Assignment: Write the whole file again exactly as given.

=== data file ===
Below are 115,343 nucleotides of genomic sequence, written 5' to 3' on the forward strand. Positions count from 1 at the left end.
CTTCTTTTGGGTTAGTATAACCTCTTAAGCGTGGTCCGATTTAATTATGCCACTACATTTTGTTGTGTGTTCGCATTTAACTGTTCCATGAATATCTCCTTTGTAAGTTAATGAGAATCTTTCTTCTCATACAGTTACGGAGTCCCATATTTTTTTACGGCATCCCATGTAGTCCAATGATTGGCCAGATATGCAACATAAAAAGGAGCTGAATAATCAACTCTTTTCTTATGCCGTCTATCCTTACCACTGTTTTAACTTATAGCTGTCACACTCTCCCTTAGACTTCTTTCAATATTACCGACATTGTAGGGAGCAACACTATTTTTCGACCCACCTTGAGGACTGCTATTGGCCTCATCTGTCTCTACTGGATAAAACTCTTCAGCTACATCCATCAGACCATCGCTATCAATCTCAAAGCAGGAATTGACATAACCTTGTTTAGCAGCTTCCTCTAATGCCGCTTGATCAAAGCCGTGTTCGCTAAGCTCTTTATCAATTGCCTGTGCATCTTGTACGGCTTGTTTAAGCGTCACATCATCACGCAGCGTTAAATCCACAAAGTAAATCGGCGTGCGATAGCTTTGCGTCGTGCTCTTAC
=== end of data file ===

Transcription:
Below are 115,343 nucleotides of genomic sequence, written 5' to 3' on the forward strand. Positions count from 1 at the left end.
CTTCTTTTGGGTTAGTATAACCTCTTAAGCGTGGTCCGATTTAATTATGCCACTACATTTTGTTGTGTGTTCGCATTTAACTGTTCCATGAATATCTCCTTTGTAAGTTAATGAGAATCTTTCTTCTCATACAGTTACGGAGTCCCATATTTTTTTACGGCATCCCATGTAGTCCAATGATTGGCCAGATATGCAACATAAAAAGGAGCTGAATAATCAACTCTTTTCTTATGCCGTCTATCCTTACCACTGTTTTAACTTATAGCTGTCACACTCTCCCTTAGACTTCTTTCAATATTACCGACATTGTAGGGAGCAACACTATTTTTCGACCCACCTTGAGGACTGCTATTGGCCTCATCTGTCTCTACTGGATAAAACTCTTCAGCTACATCCATCAGACCATCGCTATCAATCTCAAAGCAGGAATTGACATAACCTTGTTTAGCAGCTTCCTCTAATGCCGCTTGATCAAAGCCGTGTTCGCTAAGCTCTTTATCAATTGCCTGTGCATCTTGTACGGCTTGTTTAAGCGTCACATCATCACGCAGCGTTAAATCCACAAAGTAAATCGGCGTGCGATAGCTTTGCGTCGTGCTCTTAC